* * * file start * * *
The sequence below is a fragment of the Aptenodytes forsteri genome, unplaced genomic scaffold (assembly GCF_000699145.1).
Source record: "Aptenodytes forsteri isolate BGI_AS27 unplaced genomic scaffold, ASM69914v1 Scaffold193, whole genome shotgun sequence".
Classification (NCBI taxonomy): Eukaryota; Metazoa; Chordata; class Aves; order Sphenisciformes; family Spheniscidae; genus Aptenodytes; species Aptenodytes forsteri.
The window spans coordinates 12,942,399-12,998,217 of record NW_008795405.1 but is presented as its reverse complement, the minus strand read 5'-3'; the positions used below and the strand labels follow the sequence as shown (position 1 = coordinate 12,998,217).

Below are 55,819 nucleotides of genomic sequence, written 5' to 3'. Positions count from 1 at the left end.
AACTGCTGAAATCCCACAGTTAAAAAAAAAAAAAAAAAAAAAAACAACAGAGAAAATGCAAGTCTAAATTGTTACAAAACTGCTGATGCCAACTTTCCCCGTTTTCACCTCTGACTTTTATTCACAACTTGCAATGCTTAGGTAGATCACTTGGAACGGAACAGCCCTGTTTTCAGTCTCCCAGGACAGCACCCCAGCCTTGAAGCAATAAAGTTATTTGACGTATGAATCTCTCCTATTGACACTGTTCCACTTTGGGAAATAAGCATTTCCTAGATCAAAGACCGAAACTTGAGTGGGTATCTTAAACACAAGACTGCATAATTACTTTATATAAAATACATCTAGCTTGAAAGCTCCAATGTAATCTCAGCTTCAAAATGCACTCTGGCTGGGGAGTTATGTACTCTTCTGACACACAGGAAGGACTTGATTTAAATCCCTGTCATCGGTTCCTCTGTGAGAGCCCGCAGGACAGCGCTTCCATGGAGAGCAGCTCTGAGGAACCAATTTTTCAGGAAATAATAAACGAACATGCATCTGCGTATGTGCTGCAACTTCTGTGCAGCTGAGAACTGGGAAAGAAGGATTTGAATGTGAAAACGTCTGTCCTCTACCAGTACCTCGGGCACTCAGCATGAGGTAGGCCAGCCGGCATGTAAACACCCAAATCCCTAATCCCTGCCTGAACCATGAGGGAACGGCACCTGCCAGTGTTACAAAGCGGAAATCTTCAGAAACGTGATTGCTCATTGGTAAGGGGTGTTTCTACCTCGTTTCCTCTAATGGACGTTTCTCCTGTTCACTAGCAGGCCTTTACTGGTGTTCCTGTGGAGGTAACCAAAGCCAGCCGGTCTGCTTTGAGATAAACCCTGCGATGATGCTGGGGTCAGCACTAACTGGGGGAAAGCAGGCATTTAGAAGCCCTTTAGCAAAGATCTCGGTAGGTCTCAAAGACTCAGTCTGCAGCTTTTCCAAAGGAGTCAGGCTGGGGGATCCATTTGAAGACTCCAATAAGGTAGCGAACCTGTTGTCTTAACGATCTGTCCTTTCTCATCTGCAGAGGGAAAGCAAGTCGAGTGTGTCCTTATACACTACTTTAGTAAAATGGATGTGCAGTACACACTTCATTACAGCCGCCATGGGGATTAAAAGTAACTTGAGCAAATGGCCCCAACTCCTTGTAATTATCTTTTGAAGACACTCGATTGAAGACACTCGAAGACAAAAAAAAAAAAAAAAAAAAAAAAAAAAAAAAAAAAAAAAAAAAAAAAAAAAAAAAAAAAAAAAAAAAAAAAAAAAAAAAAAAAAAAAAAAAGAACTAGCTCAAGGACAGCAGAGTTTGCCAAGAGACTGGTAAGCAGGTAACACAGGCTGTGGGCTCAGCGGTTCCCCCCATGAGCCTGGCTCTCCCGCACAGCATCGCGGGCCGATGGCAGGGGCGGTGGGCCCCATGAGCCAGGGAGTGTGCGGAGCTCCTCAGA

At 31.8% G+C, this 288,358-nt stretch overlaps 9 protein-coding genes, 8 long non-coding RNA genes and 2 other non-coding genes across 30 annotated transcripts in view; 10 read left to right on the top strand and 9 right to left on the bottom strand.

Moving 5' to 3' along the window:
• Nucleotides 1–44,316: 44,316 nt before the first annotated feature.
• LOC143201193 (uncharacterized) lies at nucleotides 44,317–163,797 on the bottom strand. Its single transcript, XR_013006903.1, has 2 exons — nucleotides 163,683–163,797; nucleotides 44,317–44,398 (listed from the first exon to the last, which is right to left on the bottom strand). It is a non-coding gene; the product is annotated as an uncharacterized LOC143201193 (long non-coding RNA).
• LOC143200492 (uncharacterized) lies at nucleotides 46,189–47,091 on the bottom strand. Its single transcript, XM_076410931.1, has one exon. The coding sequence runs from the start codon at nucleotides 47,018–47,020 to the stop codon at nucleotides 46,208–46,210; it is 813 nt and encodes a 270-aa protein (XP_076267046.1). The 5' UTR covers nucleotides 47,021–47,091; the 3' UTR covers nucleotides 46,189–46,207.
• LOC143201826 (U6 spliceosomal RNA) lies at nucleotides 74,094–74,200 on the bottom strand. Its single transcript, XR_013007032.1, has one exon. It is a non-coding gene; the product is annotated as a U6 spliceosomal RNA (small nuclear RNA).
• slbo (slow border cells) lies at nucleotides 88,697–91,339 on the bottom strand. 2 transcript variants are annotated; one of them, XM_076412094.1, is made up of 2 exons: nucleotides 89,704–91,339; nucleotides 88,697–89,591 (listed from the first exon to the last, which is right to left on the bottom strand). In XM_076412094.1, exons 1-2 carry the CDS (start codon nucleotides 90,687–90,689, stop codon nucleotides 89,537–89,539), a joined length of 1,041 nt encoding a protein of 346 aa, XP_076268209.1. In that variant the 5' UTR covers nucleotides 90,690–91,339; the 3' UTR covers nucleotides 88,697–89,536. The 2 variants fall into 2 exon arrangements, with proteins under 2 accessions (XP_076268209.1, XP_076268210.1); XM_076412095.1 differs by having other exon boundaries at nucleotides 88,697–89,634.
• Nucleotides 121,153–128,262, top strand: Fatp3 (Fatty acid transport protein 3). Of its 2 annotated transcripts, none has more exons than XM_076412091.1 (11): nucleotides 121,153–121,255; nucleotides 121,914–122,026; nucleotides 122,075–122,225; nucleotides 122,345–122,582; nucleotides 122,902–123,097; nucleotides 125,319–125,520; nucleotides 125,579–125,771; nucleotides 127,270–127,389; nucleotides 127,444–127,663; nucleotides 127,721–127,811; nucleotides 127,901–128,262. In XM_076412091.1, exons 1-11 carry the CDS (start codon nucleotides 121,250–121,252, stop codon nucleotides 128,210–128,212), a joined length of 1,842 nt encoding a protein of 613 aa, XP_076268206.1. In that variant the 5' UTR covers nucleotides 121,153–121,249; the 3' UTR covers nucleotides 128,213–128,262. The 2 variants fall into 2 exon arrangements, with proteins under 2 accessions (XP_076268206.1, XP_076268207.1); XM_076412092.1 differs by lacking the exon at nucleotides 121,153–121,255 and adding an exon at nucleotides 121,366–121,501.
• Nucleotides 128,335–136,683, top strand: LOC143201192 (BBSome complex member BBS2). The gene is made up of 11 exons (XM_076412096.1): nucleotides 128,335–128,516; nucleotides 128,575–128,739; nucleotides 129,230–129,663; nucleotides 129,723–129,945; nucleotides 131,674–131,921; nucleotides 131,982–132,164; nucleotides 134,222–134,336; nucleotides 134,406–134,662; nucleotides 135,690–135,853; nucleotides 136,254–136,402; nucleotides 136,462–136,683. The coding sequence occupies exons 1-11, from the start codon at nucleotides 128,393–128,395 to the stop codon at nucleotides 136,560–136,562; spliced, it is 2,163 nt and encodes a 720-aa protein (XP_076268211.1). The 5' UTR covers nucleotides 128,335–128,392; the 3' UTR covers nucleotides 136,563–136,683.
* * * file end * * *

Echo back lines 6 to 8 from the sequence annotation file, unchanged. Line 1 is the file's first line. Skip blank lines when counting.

AACTGCTGAAATCCCACAGTTAAAAAAAAAAAAAAAAAAAAAAACAACAGAGAAAATGCAAGTCTAAATTGTTACAAAACTGCTGATGCCAACTTTCCCCGTTTTCACCTCTGACTTTTATTCACAACTTGCAATGCTTAGGTAGATCACTTGGAACGGAACAGCCCTGTTTTCAGTCTCCCAGGACAGCACCCCAGCCTTGAAGCAATAAAGTTATTTGACGTATGAATCTCTCCTATTGACACTGTTCCACTTTGGGAAATAAGCATTTCCTAGATCAAAGACCGAAACTTGAGTGGGTATCTTAAACACAAGACTGCATAATTACTTTATATAAAATACATCTAGCTTGAAAGCTCCAATGTAATCTCAGCTTCAAAATGCACTCTGGCTGGGGAGTTATGTACTCTTCTGACACACAGGAAGGACTTGATTTAAATCCCTGTCATCGGTTCCTCTGTGAGAGCCCGCAGGACAGCGCTTCCATGGAGAGCAGCTCTGAGGAACCAATTTTTCAGGAAATAATAAACGAACATGCATCTGCGTATGTGCTGCAACTTCTGTGCAGCTGAGAACTGGGAAAGAAGGATTTGAATGTGAAAACGTCTGTCCTCTACCAGTACCTCGGGCACTCAGCATGAGGTAGGCCAGCCGGCATGTAAACACCCAAATCCCTAATCCCTGCCTGAACCATGAGGGAACGGCACCTGCCAGTGTTACAAAGCGGAAATCTTCAGAAACGTGATTGCTCATTGGTAAGGGGTGTTTCTACCTCGTTTCCTCTAATGGACGTTTCTCCTGTTCACTAGCAGGCCTTTACTGGTGTTCCTGTGGAGGTAACCAAAGCCAGCCGGTCTGCTTTGAGATAAACCCTGCGATGATGCTGGGGTCAGCACTAACTGGGGGAAAGCAGGCATTTAGAAGCCCTTTAGCAAAGATCTCGGTAGGTCTCAAAGACTCAGTCTGCAGCTTTTCCAAAGGAGTCAGGCTGGGGGATCCATTTGAAGACTCCAATAAGGTAGCGAACCTGTTGTCTTAACGATCTGTCCTTTCTCATCTGCAGAGGGAAAGCAAGTCGAGTGTGTCCTTATACACTACTTTAGTAAAATGGATGTGCAGTACACACTTCATTACAGCCGCCATGGGGATTAAAAGTAACTTGAGCAAATGGCCCCAACTCCTTGTAATTATCTTTTGAAGACACTCGATTGAAGACACTCGAAGACAAAAAAAAAAAAAAAAAAAAAAAAAAAAAAAAAAAAAAAAAAAAAAAAAAAAAAAAAAAAAAAAAAAAAAAAAAAAAAAAAAAAAAAAAAAAGAACTAGCTCAAGGACAGCAGAGTTTGCCAAGAGACTGGTAAGCAGGTAACACAGGCTGTGGGCTCAGCGGTTCCCCCCATGAGCCTGGCTCTCCCGCACAGCATCGCGGGCCGATGGCAGGGGCGGTGGGCCCCATGAGCCAGGGAGTGTGCGGAGCTCCTCAGA

At 31.8% G+C, this 288,358-nt stretch overlaps 9 protein-coding genes, 8 long non-coding RNA genes and 2 other non-coding genes across 30 annotated transcripts in view; 10 read left to right on the top strand and 9 right to left on the bottom strand.

Moving 5' to 3' along the window: